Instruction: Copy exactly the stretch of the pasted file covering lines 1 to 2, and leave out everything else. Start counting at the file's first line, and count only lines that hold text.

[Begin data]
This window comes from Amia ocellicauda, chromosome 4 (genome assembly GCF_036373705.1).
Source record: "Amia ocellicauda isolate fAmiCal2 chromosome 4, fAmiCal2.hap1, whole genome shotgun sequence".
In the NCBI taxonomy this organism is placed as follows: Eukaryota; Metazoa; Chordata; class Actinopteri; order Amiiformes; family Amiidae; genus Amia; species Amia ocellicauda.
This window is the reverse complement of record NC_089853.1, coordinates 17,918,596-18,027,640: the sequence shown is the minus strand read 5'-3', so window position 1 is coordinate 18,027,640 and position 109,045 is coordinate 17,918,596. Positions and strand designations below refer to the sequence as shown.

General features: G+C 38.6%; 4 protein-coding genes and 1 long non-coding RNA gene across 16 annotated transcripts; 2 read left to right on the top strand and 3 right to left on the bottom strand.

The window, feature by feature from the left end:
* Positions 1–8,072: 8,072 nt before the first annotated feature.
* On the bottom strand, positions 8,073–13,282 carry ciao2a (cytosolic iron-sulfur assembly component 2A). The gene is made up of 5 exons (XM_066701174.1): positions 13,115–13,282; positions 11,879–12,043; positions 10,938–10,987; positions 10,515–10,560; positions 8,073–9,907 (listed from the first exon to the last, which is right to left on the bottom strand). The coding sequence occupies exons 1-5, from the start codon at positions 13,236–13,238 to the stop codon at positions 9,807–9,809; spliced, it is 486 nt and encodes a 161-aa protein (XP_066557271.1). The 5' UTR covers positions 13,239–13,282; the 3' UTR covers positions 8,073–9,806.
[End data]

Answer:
This window comes from Amia ocellicauda, chromosome 4 (genome assembly GCF_036373705.1).
Source record: "Amia ocellicauda isolate fAmiCal2 chromosome 4, fAmiCal2.hap1, whole genome shotgun sequence".